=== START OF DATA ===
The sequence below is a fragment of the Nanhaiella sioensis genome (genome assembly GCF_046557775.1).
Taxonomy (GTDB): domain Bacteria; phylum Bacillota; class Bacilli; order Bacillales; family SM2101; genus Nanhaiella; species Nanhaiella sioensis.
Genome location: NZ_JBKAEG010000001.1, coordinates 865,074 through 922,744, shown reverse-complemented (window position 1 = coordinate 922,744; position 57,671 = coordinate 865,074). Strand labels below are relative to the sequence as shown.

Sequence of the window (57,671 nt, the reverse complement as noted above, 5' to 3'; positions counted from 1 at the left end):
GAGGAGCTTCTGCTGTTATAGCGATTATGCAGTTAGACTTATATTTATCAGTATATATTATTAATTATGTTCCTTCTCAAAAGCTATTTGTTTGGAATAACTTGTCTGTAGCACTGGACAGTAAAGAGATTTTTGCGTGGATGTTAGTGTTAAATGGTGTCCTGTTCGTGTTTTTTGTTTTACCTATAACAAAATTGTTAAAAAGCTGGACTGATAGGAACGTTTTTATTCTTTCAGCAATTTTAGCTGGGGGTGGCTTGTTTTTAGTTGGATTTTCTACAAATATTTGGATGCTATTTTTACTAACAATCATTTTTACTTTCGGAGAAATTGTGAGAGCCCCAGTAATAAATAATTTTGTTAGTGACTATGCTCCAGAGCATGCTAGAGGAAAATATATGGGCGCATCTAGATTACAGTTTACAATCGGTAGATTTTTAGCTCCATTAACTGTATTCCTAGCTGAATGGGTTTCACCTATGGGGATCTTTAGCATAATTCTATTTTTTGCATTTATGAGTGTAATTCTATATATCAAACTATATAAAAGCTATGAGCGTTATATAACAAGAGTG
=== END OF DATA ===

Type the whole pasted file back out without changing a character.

The sequence below is a fragment of the Nanhaiella sioensis genome (genome assembly GCF_046557775.1).
Taxonomy (GTDB): domain Bacteria; phylum Bacillota; class Bacilli; order Bacillales; family SM2101; genus Nanhaiella; species Nanhaiella sioensis.
Genome location: NZ_JBKAEG010000001.1, coordinates 865,074 through 922,744, shown reverse-complemented (window position 1 = coordinate 922,744; position 57,671 = coordinate 865,074). Strand labels below are relative to the sequence as shown.

Sequence of the window (57,671 nt, the reverse complement as noted above, 5' to 3'; positions counted from 1 at the left end):
GAGGAGCTTCTGCTGTTATAGCGATTATGCAGTTAGACTTATATTTATCAGTATATATTATTAATTATGTTCCTTCTCAAAAGCTATTTGTTTGGAATAACTTGTCTGTAGCACTGGACAGTAAAGAGATTTTTGCGTGGATGTTAGTGTTAAATGGTGTCCTGTTCGTGTTTTTTGTTTTACCTATAACAAAATTGTTAAAAAGCTGGACTGATAGGAACGTTTTTATTCTTTCAGCAATTTTAGCTGGGGGTGGCTTGTTTTTAGTTGGATTTTCTACAAATATTTGGATGCTATTTTTACTAACAATCATTTTTACTTTCGGAGAAATTGTGAGAGCCCCAGTAATAAATAATTTTGTTAGTGACTATGCTCCAGAGCATGCTAGAGGAAAATATATGGGCGCATCTAGATTACAGTTTACAATCGGTAGATTTTTAGCTCCATTAACTGTATTCCTAGCTGAATGGGTTTCACCTATGGGGATCTTTAGCATAATTCTATTTTTTGCATTTATGAGTGTAATTCTATATATCAAACTATATAAAAGCTATGAGCGTTATATAACAAGAGTG